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Autopsy: White residue on spoon in Houston's room

Detectives found white powdery substances and a spoon with white residue in the hotel room where Whitney Houston died, according to the final autopsy report released Wednesday.
LOS ANGELES (AP) - Detectives found white powdery substances and a spoon with white residue in the hotel room where Whitney Houston died, according to the final autopsy report released Wednesday.

Houston had cocaine throughout her system when she died, the report said, and a "spoon with a white crystal like substance in it" was found.

"I also collected remnants of a white powdery substance from out of a drawer" and from a mirror found in the bathroom, coroner's supervisor Kristy McCracken wrote in the report.

The report does not specifically identify the substances as cocaine, although the drug was found in toxicology tests in Houston's heart and extremities.

The report provides a sad footnote to Houston's life, revealing the toll the singer's drug addiction took on her body.

When coroner's officials released Houston's cause of death two weeks ago, it showed the singer had lost her struggle with cocaine abuse.

An investigator noted a hole in the singer's nose that was listed under "history of substance abuse."

Assistant Chief Coroner Ed Winter said he could not discuss how recently Houston may have used the drug or other details of the final report.

Beverly Hills police Lt. Mark Rosen said the investigation is still open and he could not comment on the findings.

On her final day alive, Houston complained of a sore throat, and an assistant suggested she take a bath before preparing for a pre-Grammy party, according to the report. She was found face-down in the bathtub of her room at the Beverly Hilton Hotel, and water had seeped throughout the suite by the time she was found.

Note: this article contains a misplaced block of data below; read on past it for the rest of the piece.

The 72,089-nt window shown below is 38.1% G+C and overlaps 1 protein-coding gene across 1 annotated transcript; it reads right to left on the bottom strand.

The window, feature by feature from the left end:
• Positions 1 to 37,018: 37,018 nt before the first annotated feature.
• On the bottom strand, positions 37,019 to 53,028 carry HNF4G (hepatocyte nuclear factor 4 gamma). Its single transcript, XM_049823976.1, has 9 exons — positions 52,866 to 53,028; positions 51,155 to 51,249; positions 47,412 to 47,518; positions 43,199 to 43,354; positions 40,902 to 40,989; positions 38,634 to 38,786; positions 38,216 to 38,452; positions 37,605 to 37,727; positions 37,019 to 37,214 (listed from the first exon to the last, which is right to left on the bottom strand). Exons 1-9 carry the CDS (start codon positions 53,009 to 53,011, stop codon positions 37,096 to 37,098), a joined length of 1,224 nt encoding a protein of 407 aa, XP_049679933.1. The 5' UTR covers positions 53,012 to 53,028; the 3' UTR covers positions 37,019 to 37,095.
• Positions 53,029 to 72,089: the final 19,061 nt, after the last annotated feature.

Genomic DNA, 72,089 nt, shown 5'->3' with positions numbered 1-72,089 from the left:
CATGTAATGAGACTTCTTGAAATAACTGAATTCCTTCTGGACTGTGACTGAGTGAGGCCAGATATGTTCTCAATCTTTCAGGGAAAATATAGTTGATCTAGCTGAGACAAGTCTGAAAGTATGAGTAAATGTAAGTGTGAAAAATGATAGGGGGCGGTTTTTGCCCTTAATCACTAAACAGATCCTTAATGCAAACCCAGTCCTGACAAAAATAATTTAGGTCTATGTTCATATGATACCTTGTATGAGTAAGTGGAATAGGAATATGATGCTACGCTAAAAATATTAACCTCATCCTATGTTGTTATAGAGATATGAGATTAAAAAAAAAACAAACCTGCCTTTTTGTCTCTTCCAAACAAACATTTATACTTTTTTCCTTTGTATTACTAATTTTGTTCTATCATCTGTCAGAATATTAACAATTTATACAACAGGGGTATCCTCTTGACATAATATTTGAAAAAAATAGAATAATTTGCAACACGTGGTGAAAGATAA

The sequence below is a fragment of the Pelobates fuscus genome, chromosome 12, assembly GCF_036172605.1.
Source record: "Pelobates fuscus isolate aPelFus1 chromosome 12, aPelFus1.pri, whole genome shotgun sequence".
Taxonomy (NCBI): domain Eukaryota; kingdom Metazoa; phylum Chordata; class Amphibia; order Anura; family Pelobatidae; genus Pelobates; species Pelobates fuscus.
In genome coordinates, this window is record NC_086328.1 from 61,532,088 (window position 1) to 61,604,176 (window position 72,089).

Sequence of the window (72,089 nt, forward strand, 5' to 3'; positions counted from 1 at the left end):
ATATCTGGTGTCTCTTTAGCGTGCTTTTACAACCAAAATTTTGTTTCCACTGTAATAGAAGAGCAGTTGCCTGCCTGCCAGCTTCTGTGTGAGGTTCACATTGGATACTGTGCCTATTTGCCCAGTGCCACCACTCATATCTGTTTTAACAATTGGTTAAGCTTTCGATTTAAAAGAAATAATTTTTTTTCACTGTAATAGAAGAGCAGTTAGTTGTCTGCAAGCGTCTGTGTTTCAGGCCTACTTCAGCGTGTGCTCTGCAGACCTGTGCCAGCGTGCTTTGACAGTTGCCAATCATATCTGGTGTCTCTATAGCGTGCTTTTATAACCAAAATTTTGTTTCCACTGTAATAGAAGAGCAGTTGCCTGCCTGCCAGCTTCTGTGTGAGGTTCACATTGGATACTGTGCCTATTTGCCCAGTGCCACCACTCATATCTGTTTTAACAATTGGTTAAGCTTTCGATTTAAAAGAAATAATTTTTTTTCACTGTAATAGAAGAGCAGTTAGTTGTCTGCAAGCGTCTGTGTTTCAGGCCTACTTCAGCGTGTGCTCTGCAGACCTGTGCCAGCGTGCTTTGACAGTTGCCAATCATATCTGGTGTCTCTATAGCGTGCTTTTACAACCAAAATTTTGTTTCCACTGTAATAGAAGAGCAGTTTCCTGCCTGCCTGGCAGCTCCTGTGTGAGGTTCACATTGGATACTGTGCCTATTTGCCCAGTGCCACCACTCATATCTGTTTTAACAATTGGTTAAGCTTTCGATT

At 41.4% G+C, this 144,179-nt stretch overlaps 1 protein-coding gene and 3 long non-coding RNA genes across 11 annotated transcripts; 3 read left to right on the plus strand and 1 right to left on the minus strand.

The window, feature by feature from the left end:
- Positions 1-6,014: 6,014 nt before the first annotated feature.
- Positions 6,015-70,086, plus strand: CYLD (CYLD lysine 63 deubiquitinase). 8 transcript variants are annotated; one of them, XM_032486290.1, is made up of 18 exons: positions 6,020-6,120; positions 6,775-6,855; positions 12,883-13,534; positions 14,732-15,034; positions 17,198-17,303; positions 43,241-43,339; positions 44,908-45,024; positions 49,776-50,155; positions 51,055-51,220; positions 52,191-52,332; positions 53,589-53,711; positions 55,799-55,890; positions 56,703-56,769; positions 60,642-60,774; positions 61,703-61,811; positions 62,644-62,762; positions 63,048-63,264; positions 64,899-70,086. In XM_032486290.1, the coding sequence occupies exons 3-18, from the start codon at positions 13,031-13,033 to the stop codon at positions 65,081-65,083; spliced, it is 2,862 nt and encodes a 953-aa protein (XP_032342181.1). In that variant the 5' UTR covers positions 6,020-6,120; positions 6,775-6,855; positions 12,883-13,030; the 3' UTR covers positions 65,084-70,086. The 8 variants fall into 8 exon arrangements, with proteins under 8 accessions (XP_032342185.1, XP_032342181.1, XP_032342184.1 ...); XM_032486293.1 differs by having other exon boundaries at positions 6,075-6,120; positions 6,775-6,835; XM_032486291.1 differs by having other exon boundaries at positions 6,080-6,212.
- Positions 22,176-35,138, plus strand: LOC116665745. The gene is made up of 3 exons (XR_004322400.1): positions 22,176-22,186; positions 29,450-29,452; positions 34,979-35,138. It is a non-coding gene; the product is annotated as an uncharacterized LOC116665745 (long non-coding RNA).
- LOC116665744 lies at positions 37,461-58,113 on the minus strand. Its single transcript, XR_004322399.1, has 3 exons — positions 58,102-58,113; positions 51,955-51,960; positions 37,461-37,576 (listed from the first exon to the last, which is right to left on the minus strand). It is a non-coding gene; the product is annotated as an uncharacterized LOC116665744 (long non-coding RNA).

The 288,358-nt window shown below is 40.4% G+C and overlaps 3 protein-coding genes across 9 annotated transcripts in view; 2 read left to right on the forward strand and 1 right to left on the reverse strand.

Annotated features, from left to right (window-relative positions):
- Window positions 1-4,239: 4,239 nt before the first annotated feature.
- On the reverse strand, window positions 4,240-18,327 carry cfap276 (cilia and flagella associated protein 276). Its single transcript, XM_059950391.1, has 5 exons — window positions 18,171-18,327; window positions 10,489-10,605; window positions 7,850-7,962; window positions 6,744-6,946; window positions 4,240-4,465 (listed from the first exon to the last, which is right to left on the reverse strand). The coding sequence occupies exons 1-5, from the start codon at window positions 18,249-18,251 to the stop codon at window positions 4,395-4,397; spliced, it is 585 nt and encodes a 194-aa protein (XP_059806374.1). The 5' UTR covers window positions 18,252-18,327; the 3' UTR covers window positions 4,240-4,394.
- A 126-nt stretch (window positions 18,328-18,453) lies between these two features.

Investigators initially expected drugs or alcohol played a role in her death, but no alcohol was found in her system. They eventually ruled her death an accidental drowning, with heart disease and cocaine use cited as contributing factors.

Houston's death came just hours before a pre-Grammy gala thrown by her mentor Clive Davis. She was attempting another comeback by starring in a remake of the film "Sparkle," in which she plays the mother of three girls who form a singing group and struggle with fame and drug addiction.

A trailer released Monday featured Houston prominently, including a snippet of her performance of the classic gospel song "His Eye Is on the Sparrow."

Toxicology results also showed Houston had marijuana, Xanax, the muscle relaxant Flexeril, and the allergy medication Benadryl in her system.

The singer also had buildup of plaque in her arteries that can restrict blood flow. Winter has said the condition is common in drug users. The report indicated a 60 percent blockage in the singer's right coronary artery.

The singer had battled addiction for years, but friends and family have said she appeared committed to making a comeback in the months before her death.

"The biggest devil is me. I'm either my best friend or my worst enemy," Houston told ABC's Diane Sawyer in an infamous 2002 television interview with then-husband Bobby Brown by her side.

(Copyright 2012 The Associated Press. All rights reserved. This material may not be published, broadcast, rewritten or redistributed.)
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